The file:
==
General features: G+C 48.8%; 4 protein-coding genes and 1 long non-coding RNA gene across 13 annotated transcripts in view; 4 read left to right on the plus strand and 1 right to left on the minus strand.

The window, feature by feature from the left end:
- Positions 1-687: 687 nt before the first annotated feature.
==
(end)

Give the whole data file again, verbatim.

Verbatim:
General features: G+C 48.8%; 4 protein-coding genes and 1 long non-coding RNA gene across 13 annotated transcripts in view; 4 read left to right on the plus strand and 1 right to left on the minus strand.

The window, feature by feature from the left end:
- Positions 1-687: 687 nt before the first annotated feature.